Family Order Family order: – The family was the basis of Roman society – The head of the family was called the paterfamilias – The Paterfamilias had unlimited power – When a father died his sons became the Paterfamilias of their own families – Families were grouped into gentes, those bearing the same ancestors and the same family name.
Social Class The structure of Social classes: – Patricians: Families who were descended from the original senators from the beginnings of Roman history. The aristocratic wealthy Only Patricians could be Consuls, Praetors, members of the senate or the assembly – Plebians: The majority of Romans… The poor and vulnerable Consisted in addition of non-patrician large landowners, less wealthy land owners, artisans, merchants and farmers Considered citizens but didn’t possess the full rights that the Patricians did
Conflict between Plebians and Patricians Conflict between Plebians and Patricians: – The Plebians did not possess the same rights as Patricians – Only Patricians could hold government offices. – In addition, intermarriage between Plebs and Patricians was not permitted. – But the Plebians wanted political equality. – In 494 the Plebians revolted by withdrawing physically from Rome.
Resolving the conflict between Plebs & Patricians Resolving the conflict between Plebs & Patricians: – The Patricians responded by creating two new offices of Tribune of the Plebs. Protected the Plebians against arrest by Patrician officials. – The council of the Plebs was also created in 471 B.C. The council proposed law to the Tribunes who then could pass the law But these laws only applied to Plebs The Twelve tables of Law: – Published in 450 B.C. after the Plebs demanded equality before the law – Included legal procedures for going to court, laws on family and divorce, harm to others…
Greco-Roman culture Greco-Roman culture: – Beginning in the 3 rd century BC Greek culture began to have a heavy influence on Roman culture – Greek merchants and artisans traveled to Rome and spread Greek thought and practice – After the Roman conquests of the Hellenistic kingdoms, many Greek manuscripts and art were shipped back to Rome. – Greek slaves – Wealthy Romans hired Greek tutors and sent their sons to Athens to study. – Horace: “Captive Greece took captive her rude conqueror.” – Romans studied Greek literature, philosophy, art and religion
Roman art Roman art: – As Rome began to conquer the Greek world, Roman sculpture became an extension of the Hellenstic style… – With their no-nonsense approach to reality, the Romans insisted upon an exactitude that included every blemish. – Roman sculpture was naturalistic not idealistic… – By the 2 nd century B.C., most of the sculptors in the Empire were Greeks, often slaves – Greek statues were imported to Rome – Portraiture is one of the only themes that uniquely characterize Roman sculpture – Also would often produce sculpture in relief, in recognition of important figures such as Marcus Aurelius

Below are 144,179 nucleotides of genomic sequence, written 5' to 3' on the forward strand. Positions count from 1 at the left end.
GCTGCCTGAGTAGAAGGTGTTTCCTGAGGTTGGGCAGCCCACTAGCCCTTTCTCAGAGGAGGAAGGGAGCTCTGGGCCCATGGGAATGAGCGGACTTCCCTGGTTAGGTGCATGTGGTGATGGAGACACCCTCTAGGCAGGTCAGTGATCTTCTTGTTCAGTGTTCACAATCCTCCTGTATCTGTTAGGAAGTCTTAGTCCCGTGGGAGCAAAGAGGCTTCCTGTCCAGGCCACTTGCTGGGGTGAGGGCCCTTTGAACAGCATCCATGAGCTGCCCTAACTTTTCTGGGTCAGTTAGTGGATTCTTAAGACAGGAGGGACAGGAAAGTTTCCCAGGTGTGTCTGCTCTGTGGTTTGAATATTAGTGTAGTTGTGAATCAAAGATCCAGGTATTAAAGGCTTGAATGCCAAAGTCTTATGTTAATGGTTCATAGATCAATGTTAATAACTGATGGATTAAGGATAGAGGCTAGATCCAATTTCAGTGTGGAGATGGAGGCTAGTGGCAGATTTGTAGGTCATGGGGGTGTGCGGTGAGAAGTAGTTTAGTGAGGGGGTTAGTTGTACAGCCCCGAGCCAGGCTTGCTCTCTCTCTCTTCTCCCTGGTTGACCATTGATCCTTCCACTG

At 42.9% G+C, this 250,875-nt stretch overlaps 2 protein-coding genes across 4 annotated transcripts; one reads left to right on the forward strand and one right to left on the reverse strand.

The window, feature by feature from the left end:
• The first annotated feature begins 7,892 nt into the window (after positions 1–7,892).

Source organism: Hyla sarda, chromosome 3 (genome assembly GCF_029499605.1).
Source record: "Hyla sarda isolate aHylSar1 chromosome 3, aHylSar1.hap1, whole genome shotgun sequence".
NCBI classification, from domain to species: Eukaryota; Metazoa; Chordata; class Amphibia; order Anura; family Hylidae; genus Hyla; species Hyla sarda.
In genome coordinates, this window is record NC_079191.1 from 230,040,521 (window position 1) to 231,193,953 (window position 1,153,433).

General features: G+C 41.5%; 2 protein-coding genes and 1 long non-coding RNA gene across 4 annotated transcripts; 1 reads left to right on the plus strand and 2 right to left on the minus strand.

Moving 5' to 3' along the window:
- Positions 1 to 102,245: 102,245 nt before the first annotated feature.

Roman sculpture Altar of Augustan Peace: – An altar in Rome dedicated to the Roman goddess of peace – Commissioned in 13 BC by the Roman senate to honor the return of Augustus from Gaul Source: en.wikipedia.org The Arch of Constantine: – Next to the Coliseum in Rome – Commissioned in 315 AD by the Roman senate to honor Constantine for his victory at the battle of Milivan Bridge Source: en.wikipedia.org
Roman portraiture 2 examples of Roman portraiture: – In each example we see an almost harshly realistic portrait, which is like the Hellenistic style… – The first sculpture is of an anonymous elderly man and dates to the 1 st century B.C. – The second sculpture is a portrait bust of a bearded man dating to sometime around 30 BC. It again depicts a naturalistic style Source of images: en.wikipedia.org & metmuseum.org
Religion during the Roman Republic Religion during the Roman Republic: – The religion of the republic was polytheistic, including a pantheon of Gods – Now known as Paganism – It consisted of household Gods and earthly spirits – Pagan means country dweller; it is used to describe people who followed the old Roman religion
The Importance of Ritual Ritual: – Romans worshipped the Gods because humans were thought to be totally dependent on them. – Ritual was important for establishing a good relationship with the Gods – If the ritual was performed correctly Romans would obtain ‘Peace with the Gods’. – The college of pontiffs: Maintained the right relationship between the state and the Gods Performed all public religious acts. The head of the College was the Pontifex Maximus. This person controlled the state religion. Beginning with Julius Caesar, all emperors held this position until 381 AD
The Roman Pantheon of Gods More on Roman religion: The Romans adopted the Gods of other religions – The Greek pantheon of Gods were given Roman names Aphrodite (represented beauty and love) became Venus (bringer of good fortune) Athena (goddess of wisdom) became Minerva (goddess of learning and handicrafts) Poseidon (god of the sea) became Neptune (god of water) Zeus (head God) became Jupiter (governor of the world and gods.) – Jupiter was the patron deity of Rome… The Egyptians and Persians: – Egypt contributed Isis (nature and magic) – The Persians contributed Ahuramazda (lord of life), and Ahriman, (lord of death)
The Roman Pantheon of Gods The Roman Pantheon of Gods: Source: foxhugh.wordpress.com